Words: Beejoli Shah

Photography: Sophie Green

The Boat Race between Oxford and Cambridge is one of England's most storied competitions. It's a four-mile, 374-yard sprint along a choppy section of the River Thames. The race has gone largely unchanged in its 186-year history—until this year, when the Oxford and Cambridge women's crews raced on the same day as the men. For purists, the sanctity of centuries of tradition was diluted. For the overwhelming majority, one of Britain's most exclusive events widened its gates. The rowers only want to win. In a world where one race seals the legacy of an entire season, nothing else matters.

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Since 1829, the Oxford and Cambridge men's crews have rowed against each other 161 times. Though Cambridge still holds the overall advantage with 81 victories, this year Oxford took both the men's and women's races by six and six-and-a-half lengths, respectively.

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Saturday, April 11, 2015—attendees descend en masse to various points along the Championship Course to picnic on the banks with family and friends and catch a glimpse of the boats as they whip by. As most spectators see just a few seconds of the action at best, Boat Race crowds are made up mostly of alumni from the competing universities, congregating for an unofficial annual reunion.

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The Boat Race's route has no formal lanes, so the winner of a coin toss picks a bank to start on, despite knowing that the two boats will end up clashing in competition for the fastest currents, which run at the deepest points of the Thames. Given the course's unyielding nature, and the fact that the team can cut in front of the opponent directly into a faster current, the team that's ahead at the halfway point usually goes on to win.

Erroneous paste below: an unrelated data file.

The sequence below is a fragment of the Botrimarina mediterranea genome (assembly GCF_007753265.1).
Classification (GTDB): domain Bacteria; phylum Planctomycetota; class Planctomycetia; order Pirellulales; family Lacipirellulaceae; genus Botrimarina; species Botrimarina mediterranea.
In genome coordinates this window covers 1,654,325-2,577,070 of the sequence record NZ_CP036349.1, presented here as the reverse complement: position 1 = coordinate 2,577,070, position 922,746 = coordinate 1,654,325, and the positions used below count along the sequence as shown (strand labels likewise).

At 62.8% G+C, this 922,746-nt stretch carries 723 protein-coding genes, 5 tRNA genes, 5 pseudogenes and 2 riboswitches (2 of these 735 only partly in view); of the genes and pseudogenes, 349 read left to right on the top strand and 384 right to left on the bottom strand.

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The rivalry between the two schools is as well-established as the race itself. This is best illustrated by a statement on Oxford University Boat Club's website, "OUBC was established in 1829 with the sole objective of winning the Boat Race. The Club's objective remains unchanged since 1829." Though both teams compete in other events throughout the year, it's been long accepted that the Boat Race is the only one of any importance.

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